Seattle is a city that excels in several divergent mediums. It’s a world capital for jet airliner production and coffee roasting, and is well known for nurturing the grunge rock movement of the 1990s.
The 1990s, in fact, were the “Seattle Decade” by many measures. After grunge rock subsided from national prominence, the growth of local commercial interests Starbucks, Amazon and Microsoft propelled the city into the new millennium.
The waning years of the 90s also saw the introduction of a new hotel brand. W Hotels, an outgrowth of the Westin marque, was launched in New York City in 1998. Seattle was the very next destination for the brand, and the W Seattle first opened its doors the following year, in a new-build tower with a pyramid-shaped crown—a nod to the surrounding mountain ranges.
Over the past two decades, the youthful W concept, with its Bliss Spa products, Whenever/Wherever concierge service and Living Room lobbies and public spaces, has expanded to markets around the globe. But the Seattle property is an interesting capsule of what the brand was in its early days. The public spaces in the boutique-y hotel are intimate, and they thrum with live music into the wee hours on weekend evenings to where it’s almost necessary to communicate with the front desk via sign language at check-in during performances.
Of course, it’s been refreshed throughout the years, most recently in 2016. Guest rooms have lovely timber accents in homage to one of the region’s seminal industries. They’re also afforded views of Mount Rainier and the modern architecture of the Rem Koolhaas-designed Seattle Public Library to the south, and to the famous Space Needle to the north.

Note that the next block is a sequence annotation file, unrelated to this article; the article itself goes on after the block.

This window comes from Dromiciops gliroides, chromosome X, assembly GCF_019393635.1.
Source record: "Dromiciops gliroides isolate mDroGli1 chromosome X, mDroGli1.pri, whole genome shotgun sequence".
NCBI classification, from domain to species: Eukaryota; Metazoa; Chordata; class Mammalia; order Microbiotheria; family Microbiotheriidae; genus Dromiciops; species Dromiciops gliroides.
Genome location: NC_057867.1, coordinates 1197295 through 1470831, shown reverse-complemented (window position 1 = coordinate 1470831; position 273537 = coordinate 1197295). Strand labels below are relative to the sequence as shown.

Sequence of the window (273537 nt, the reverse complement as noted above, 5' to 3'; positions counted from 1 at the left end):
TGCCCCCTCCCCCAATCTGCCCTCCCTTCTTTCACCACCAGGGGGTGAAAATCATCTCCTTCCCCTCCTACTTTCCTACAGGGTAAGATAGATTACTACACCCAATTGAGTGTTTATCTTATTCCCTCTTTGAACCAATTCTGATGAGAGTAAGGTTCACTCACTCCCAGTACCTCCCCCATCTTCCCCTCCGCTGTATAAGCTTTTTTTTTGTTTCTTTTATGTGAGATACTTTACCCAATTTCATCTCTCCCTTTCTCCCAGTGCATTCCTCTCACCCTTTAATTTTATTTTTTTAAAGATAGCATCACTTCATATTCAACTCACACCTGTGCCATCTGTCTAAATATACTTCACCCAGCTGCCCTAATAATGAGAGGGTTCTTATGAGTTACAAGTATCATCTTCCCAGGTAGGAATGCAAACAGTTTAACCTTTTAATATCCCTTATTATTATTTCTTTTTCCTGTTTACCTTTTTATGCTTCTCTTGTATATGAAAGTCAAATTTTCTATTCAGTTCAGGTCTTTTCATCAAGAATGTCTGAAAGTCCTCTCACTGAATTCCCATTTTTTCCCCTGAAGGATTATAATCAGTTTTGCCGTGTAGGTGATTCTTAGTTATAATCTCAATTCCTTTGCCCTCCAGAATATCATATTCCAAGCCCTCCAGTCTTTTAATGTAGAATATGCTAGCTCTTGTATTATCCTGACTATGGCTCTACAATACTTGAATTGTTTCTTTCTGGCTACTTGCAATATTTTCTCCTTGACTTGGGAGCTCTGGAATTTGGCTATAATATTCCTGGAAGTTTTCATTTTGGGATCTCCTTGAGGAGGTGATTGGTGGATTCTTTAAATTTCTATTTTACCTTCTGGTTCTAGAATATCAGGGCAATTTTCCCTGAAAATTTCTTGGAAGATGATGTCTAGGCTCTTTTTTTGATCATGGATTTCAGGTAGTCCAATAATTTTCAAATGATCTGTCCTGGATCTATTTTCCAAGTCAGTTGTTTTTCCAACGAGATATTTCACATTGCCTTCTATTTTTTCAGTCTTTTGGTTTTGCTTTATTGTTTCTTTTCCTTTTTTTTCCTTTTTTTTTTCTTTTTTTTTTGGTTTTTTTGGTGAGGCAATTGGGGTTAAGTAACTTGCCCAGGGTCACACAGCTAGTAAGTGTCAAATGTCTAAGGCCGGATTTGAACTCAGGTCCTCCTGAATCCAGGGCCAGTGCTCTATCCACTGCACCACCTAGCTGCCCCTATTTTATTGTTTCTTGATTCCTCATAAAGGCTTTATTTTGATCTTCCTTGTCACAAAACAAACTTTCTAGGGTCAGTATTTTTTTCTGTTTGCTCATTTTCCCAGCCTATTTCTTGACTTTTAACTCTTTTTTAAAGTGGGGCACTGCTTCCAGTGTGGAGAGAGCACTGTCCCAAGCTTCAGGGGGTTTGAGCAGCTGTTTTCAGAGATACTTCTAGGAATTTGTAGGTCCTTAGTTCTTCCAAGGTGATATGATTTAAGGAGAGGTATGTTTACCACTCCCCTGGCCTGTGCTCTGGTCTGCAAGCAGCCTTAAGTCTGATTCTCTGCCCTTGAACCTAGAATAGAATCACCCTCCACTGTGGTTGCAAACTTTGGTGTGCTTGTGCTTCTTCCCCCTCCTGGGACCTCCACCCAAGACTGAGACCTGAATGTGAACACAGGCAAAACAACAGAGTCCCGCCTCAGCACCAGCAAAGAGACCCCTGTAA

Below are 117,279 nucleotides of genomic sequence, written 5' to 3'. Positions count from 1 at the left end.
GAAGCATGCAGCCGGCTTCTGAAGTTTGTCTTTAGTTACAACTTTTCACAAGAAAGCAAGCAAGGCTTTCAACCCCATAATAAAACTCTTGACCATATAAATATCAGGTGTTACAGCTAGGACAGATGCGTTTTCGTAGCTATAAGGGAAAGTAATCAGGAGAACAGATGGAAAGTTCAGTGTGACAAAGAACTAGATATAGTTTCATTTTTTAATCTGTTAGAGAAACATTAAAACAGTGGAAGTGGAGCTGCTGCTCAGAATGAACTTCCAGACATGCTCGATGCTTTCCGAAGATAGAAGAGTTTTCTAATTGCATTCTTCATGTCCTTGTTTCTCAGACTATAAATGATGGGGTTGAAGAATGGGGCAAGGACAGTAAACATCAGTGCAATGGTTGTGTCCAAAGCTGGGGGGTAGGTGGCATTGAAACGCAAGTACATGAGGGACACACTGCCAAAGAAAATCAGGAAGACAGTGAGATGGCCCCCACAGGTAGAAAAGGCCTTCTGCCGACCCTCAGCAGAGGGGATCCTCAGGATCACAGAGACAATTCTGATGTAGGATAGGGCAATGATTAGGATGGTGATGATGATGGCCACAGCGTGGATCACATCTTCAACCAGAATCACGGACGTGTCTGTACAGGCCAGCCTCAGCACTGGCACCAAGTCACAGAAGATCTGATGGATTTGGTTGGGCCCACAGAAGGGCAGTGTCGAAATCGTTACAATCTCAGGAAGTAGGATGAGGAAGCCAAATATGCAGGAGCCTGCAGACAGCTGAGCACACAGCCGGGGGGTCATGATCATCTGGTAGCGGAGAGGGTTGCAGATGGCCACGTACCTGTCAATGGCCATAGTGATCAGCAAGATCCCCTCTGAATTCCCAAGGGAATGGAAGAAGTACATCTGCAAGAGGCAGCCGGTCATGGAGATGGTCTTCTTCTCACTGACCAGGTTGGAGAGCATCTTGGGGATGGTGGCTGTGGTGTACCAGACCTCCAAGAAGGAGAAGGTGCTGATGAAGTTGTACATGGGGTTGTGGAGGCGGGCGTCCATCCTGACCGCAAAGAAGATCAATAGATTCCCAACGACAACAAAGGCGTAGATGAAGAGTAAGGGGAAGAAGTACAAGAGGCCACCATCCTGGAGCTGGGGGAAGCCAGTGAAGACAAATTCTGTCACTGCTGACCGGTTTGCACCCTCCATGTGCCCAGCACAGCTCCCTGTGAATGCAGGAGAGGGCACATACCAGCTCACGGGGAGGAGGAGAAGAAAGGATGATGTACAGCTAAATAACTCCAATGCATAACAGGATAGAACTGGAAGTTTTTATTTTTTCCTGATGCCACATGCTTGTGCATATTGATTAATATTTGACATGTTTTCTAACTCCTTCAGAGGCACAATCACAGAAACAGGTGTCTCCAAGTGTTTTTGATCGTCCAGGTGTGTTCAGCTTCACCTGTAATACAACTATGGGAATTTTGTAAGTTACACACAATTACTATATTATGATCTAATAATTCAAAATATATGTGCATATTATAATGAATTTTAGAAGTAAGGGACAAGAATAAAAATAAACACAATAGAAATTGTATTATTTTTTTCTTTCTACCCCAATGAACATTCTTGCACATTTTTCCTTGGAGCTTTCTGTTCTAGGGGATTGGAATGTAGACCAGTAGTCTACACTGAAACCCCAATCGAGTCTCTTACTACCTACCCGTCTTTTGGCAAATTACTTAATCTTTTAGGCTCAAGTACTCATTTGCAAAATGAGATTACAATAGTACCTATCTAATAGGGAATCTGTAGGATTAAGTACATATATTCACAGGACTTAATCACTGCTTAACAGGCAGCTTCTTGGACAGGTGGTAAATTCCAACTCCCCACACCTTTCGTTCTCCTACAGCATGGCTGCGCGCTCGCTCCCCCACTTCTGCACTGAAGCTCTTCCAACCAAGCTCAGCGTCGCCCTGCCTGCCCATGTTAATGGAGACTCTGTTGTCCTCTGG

In the center of the downtown retail core, the hotel is also convenient to 3rd Avenue’s public transportation as well as the Washington State Ferries Terminal for those guests who wish to venture across Puget Sound to the Olympic Peninsula.
In addition to the recently refreshed guest rooms and public spaces, there’s also a chance guests might run into a Seattle music legend in the elevators. The hotel has a sound studio with commanding views on an upper floor, driving Macklemore and other Seattle sound notables to drop by for jam sessions. Guests in nearby rooms can quite literally rest assured—the sound studio is so soundproofed the floors in the sound suite are even raised to accommodate it.
Guests feeling puckish and not wanting to venture out to dine will find what they need at TRACE, the hotel’s hip eatery, which offers both small and large plates with tastes that will be familiar to both the urban foodie and the business traveling comfort food seeker. If there’s anywhere in town not to skip dessert, TRACE is it, for the molten chocolate cake was sublime.
A hotel that’s frequently reinventing itself in a city that’s frequently reinventing itself, the W Seattle maintains the fresh, youthful energy it brought to Seattle over two decades ago.
Rates start at $113 per night in the extreme off-peak and vary significantly based on season and occupancy.
Omni directionally attractive views are the star of the show here—capture Mount Rainer or the Space Needle for maximum follower FOMO.
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Good To Know
Only valet parking is available for guests bringing their own wheels.
The hotel is convenient to the Link Light Rail’s 3rd & University station.
Checking in via the Marriott Bonvoy app will save some time (and check-ins shouted over live music performances) on Friday and Saturday evenings.
Want to know the hippest live music venue or newest coffee shop? E-mail the W Insider any time before or during your stay for the latest scoop.
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